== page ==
Ivon Hitchens

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Ivon Hitchens’ Coronation of 1937 is one of the Tate’s hidden treasures, the apotheosis of the Modern Movement in Britain in the Thirties, with its synthesis of the avant-garde ideas coming out of Paris, Amsterdam and Berlin that were so influential on his contemporaries. However , the freedom with which Hitchens handles the division of the pictorial space through loose, irregular blocks of expressively brushed colour has almost as much in common with abstract painting of some twenty years later. It is as if he saw in the work of those European masters who passed through London in the Thirties exactly the same possibilities as a younger generation of American painters would, after their arrival in New York, at the onset of the War. This painting, however, just as it represents a high-water mark of early modernism in this country, also signals an end – or a departure point – for Hitchens himself . By the following year, he was fully immersed in the project that was to occupy him for the rest of his career: translating the world around him (or , more precisely, his experience of the world around him) into a coherent painterly language, that both described a sense of place, of movement, of the ‘in and out spaces between things, but which was also inseparable from its own formal logic, of harmony between colour and tone, weight of paint and energy of the brush-mark, in counterpoint to the physical parameters of the canvas itself.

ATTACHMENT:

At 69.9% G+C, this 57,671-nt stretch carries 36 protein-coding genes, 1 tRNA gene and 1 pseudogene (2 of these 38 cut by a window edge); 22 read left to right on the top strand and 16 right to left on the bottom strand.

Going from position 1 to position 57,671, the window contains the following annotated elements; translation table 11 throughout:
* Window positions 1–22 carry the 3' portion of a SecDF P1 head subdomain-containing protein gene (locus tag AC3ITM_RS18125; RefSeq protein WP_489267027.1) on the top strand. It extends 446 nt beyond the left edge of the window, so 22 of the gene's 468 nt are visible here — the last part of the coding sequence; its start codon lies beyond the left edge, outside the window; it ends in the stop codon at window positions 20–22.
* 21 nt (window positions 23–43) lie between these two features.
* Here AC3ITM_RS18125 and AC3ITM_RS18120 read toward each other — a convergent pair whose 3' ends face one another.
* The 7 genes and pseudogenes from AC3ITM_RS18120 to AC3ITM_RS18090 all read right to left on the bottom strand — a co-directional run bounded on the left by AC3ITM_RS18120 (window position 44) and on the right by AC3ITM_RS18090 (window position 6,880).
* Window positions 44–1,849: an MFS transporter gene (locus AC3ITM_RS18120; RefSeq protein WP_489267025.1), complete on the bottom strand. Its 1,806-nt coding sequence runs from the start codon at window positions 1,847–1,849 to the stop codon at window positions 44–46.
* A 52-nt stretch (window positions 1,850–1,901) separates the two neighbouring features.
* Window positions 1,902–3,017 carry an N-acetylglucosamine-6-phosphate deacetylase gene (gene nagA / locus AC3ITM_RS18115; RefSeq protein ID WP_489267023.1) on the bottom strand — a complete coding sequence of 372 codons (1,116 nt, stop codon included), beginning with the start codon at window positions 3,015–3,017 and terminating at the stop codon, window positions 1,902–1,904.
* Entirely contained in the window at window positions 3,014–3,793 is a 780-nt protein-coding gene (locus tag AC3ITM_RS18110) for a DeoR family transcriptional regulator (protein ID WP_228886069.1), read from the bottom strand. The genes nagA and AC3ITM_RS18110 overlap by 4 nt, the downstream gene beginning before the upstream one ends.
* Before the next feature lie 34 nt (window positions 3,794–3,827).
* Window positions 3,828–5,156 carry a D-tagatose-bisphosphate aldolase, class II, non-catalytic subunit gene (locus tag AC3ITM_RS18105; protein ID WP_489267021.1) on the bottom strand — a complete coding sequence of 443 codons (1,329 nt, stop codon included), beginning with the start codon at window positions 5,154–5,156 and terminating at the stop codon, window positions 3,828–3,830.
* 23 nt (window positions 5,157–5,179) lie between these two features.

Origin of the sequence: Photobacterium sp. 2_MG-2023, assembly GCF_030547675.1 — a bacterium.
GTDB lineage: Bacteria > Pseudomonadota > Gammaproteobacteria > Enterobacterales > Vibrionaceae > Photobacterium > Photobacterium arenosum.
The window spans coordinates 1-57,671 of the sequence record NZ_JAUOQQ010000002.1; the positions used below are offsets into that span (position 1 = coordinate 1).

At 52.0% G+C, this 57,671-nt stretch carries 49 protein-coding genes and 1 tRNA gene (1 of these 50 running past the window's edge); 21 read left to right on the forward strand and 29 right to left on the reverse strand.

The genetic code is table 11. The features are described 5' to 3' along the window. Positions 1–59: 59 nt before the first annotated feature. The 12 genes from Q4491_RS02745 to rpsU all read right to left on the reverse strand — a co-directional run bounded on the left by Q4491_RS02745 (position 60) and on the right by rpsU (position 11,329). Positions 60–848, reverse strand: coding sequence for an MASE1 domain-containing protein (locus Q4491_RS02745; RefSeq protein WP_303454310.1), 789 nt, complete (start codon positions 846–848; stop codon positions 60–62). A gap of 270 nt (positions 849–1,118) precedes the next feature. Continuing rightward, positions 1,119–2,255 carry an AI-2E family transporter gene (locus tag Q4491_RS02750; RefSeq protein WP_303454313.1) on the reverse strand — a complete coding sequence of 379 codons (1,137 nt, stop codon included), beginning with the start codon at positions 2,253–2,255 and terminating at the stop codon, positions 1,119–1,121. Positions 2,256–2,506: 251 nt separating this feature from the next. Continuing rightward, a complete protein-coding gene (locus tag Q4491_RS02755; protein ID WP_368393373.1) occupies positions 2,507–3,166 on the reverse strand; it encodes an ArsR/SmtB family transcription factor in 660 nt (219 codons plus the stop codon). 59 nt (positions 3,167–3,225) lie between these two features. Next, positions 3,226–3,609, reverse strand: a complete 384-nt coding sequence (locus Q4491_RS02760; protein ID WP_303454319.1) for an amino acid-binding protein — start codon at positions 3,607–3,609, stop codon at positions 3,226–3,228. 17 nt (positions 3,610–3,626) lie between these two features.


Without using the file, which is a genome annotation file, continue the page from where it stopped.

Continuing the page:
The house and studios that Hitchens built over the years deep in the Sussex countryside have, in time, become a metaphor for his isolation from the London art world. Yet his decision to paint the physical world was itself a radical, almost subversive choice for someone in his artistic milieu and it gave him an unparalleled freedom to pursue his vision. F or Hitchens, the woods that surrounded him, the shallow ponds he dug to reflect the pattern of trees and sky , the conservatory of flowers with its ever-changing mosaics of colour – all had the same function as the pristine environment that Mondrian insisted upon wherever he lived: they were the essential, basic conditions within which art could be made.

Twentieth-century British art is often damned with faint praise when compared to its European and American counterparts, with our response to key ideas and ideologies seen as symptomatic of a post -colonial cultural inferiority complex. This attitude is very much in evidence in the critical reaction to this year ’s ‘Picasso and Modern British Art’ exhibition at Tate Britain, yet it is ironic that all that the critics of this show lament as lacking in Hitchens’ more fêted contemporaries – certainty , lack of compromise – is very much present in the work of an artist rarely mentioned in the same sentence as ‘modernism’. Patrick Heron, in his essay for the Penguin Modern Masters volume on Hitchens in 1955, certainly had no hesitation in viewing his work through the same formalist prism that Clement Greenberg was using at the time to define the primacy of Abstract Expressionism. Indeed, his text reads as a rehearsal for his own his break-through into pure abstraction, with his horizontal and vertical ‘stroke paintings’ of 1957. These works have since become symbolic of British art’s engagement with America, but, as Mel Gooding recently suggested to me, when discussing his essay for this catalogue, they owe more to Heron ’s encounter with Hitchens than to anything happening across the Atlantic.

It doesn’t seem at all far -fetched, either, to speculate on how influential Hitchens’ work from the Forties onwards must have been on Howard Hodgkin ’s paintings of the Eighties and Nineties. If Coronation can be seen to have been twenty years ahead of its time, then the works in this exhibition can be said to be to stretch even further, to the paintings that won the second Turner Prize.

Simon Hucker